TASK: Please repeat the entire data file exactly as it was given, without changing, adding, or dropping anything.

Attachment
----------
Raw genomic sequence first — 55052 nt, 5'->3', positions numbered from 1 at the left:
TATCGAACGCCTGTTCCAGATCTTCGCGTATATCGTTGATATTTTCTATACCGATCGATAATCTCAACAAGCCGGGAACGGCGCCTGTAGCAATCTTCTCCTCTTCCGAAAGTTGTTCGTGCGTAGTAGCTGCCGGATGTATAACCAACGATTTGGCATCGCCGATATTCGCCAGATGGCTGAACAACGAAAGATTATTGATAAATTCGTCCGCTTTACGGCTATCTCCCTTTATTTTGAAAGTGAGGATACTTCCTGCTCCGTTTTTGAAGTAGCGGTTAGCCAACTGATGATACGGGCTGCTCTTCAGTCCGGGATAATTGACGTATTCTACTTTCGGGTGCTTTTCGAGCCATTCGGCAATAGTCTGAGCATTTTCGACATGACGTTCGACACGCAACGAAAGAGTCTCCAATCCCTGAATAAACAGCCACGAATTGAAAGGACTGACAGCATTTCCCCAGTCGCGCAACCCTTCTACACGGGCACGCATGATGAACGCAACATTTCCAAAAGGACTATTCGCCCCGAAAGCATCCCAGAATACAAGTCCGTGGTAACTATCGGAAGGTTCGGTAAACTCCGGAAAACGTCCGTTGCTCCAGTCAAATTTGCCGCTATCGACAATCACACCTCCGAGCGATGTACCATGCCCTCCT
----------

Raw genomic sequence first — 55052 nt, 5'->3', positions numbered from 1 at the left:
TATCGAACGCCTGTTCCAGATCTTCGCGTATATCGTTGATATTTTCTATACCGATCGATAATCTCAACAAGCCGGGAACGGCGCCTGTAGCAATCTTCTCCTCTTCCGAAAGTTGTTCGTGCGTAGTAGCTGCCGGATGTATAACCAACGATTTGGCATCGCCGATATTCGCCAGATGGCTGAACAACGAAAGATTATTGATAAATTCGTCCGCTTTACGGCTATCTCCCTTTATTTTGAAAGTGAGGATACTTCCTGCTCCGTTTTTGAAGTAGCGGTTAGCCAACTGATGATACGGGCTGCTCTTCAGTCCGGGATAATTGACGTATTCTACTTTCGGGTGCTTTTCGAGCCATTCGGCAATAGTCTGAGCATTTTCGACATGACGTTCGACACGCAACGAAAGAGTCTCCAATCCCTGAATAAACAGCCACGAATTGAAAGGACTGACAGCATTTCCCCAGTCGCGCAACCCTTCTACACGGGCACGCATGATGAACGCAACATTTCCAAAAGGACTATTCGCCCCGAAAGCATCCCAGAATACAAGTCCGTGGTAACTATCGGAAGGTTCGGTAAACTCCGGAAAACGTCCGTTGCTCCAGTCAAATTTGCCGCTATCGACAATCACACCTCCGAGCGATGTACCATGCCCTCCT